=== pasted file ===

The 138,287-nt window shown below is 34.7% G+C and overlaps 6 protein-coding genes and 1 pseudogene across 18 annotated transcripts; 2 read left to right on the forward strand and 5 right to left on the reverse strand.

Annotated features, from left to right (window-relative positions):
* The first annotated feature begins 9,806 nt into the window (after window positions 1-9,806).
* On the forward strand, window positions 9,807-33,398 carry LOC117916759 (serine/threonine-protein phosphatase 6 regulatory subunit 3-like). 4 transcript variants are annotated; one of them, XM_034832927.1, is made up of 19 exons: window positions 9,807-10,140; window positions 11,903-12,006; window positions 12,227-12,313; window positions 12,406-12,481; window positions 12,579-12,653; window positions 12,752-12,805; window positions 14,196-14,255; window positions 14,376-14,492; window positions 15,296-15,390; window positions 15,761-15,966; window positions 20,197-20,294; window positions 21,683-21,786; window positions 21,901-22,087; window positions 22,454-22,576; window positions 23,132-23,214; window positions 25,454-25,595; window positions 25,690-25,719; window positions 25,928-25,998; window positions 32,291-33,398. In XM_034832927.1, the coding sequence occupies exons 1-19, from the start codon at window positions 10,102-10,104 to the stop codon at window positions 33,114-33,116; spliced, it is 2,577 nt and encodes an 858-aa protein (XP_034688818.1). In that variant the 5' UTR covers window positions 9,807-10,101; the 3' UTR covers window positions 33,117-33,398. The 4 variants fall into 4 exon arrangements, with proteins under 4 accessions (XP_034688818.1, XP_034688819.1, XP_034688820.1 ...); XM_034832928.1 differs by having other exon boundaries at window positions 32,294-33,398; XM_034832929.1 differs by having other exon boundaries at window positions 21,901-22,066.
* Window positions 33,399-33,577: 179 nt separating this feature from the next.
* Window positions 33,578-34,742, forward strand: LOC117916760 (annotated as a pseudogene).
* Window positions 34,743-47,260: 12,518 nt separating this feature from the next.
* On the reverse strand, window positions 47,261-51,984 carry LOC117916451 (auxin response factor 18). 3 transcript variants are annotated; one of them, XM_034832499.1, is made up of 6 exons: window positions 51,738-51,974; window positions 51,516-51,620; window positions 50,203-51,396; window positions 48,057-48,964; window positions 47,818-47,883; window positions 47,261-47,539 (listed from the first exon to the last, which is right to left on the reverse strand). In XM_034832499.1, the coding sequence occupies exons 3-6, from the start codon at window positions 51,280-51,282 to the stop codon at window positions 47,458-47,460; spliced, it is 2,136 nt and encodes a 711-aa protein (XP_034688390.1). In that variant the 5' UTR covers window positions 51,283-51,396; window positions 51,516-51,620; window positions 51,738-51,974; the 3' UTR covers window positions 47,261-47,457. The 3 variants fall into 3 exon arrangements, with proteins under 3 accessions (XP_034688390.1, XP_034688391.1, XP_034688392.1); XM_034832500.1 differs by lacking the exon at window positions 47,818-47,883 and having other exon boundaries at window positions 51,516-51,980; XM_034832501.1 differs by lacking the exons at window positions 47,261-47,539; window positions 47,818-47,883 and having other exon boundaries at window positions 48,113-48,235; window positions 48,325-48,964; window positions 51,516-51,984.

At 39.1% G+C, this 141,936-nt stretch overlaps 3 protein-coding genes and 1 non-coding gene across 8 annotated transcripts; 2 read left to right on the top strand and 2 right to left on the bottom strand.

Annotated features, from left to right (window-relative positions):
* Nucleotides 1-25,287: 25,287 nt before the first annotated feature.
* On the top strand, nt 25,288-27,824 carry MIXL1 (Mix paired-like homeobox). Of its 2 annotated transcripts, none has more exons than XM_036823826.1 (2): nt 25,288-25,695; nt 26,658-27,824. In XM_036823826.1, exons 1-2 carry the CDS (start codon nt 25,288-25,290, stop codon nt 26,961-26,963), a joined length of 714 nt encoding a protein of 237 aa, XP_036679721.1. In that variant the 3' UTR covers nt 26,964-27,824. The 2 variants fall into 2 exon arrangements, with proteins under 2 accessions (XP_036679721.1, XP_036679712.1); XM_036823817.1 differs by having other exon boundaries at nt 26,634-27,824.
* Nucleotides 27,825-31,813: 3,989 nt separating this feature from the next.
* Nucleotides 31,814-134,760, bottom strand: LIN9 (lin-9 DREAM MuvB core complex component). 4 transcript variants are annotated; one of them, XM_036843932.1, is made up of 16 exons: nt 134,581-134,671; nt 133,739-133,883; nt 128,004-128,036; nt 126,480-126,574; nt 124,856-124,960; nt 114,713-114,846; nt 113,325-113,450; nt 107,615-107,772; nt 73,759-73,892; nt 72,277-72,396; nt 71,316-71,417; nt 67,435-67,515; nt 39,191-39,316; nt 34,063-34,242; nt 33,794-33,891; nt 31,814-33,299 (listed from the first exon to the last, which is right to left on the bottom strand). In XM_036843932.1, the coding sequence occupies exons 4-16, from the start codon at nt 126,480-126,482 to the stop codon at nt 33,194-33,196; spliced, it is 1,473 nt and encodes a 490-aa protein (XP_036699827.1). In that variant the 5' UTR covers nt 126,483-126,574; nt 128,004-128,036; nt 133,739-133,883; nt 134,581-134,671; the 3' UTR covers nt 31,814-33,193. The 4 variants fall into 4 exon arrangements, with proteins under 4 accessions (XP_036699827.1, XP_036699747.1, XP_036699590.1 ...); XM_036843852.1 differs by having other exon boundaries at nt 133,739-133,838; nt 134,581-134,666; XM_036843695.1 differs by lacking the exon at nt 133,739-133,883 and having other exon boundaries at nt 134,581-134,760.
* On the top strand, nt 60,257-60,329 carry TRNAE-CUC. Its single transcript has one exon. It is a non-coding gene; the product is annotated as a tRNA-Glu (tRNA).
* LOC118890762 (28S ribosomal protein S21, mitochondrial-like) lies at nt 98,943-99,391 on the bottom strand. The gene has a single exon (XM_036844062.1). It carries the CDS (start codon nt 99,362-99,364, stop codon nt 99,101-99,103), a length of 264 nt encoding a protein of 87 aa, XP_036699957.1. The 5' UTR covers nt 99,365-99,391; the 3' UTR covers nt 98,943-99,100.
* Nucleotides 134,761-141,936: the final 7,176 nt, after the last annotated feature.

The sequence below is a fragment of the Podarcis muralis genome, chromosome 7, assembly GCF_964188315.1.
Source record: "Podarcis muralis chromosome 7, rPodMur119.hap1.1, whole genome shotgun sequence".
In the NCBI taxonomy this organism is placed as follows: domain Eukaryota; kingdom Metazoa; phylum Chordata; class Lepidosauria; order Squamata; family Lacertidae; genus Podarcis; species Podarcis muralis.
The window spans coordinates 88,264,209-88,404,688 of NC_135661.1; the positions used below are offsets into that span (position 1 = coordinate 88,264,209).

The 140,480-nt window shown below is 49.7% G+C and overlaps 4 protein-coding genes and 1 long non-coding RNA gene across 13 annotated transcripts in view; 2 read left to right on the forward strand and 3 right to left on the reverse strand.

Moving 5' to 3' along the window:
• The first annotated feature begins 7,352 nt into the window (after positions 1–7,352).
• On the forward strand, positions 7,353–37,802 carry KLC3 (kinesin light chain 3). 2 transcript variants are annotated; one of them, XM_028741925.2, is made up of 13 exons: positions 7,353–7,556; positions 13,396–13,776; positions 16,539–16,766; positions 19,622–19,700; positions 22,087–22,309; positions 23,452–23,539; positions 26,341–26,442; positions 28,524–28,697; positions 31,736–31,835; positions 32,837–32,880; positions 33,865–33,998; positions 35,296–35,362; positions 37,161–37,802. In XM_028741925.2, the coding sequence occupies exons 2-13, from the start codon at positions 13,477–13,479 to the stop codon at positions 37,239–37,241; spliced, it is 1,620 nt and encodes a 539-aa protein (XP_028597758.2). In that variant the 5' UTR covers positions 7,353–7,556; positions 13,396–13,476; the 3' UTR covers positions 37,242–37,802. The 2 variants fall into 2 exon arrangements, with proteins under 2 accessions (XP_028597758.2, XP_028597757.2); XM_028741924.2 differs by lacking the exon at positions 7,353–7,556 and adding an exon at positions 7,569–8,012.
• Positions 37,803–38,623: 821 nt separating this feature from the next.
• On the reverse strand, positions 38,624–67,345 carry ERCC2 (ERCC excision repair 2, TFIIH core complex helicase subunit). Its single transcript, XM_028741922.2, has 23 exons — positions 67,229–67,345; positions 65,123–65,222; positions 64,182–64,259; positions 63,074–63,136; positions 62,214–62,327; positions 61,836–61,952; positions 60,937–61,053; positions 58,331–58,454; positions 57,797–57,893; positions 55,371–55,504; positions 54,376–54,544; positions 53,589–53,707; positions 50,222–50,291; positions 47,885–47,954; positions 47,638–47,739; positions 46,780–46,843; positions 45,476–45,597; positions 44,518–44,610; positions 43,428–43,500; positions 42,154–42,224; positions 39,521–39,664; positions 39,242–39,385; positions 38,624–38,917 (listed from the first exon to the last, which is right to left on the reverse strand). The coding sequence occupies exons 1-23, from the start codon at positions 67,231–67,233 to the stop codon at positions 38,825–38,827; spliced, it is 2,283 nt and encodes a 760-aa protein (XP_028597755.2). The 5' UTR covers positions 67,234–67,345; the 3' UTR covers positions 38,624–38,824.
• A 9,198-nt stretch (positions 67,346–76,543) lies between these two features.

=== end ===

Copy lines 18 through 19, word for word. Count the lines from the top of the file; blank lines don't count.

The sequence below is a fragment of the Podarcis muralis genome, chromosome 7, assembly GCF_964188315.1.
Source record: "Podarcis muralis chromosome 7, rPodMur119.hap1.1, whole genome shotgun sequence".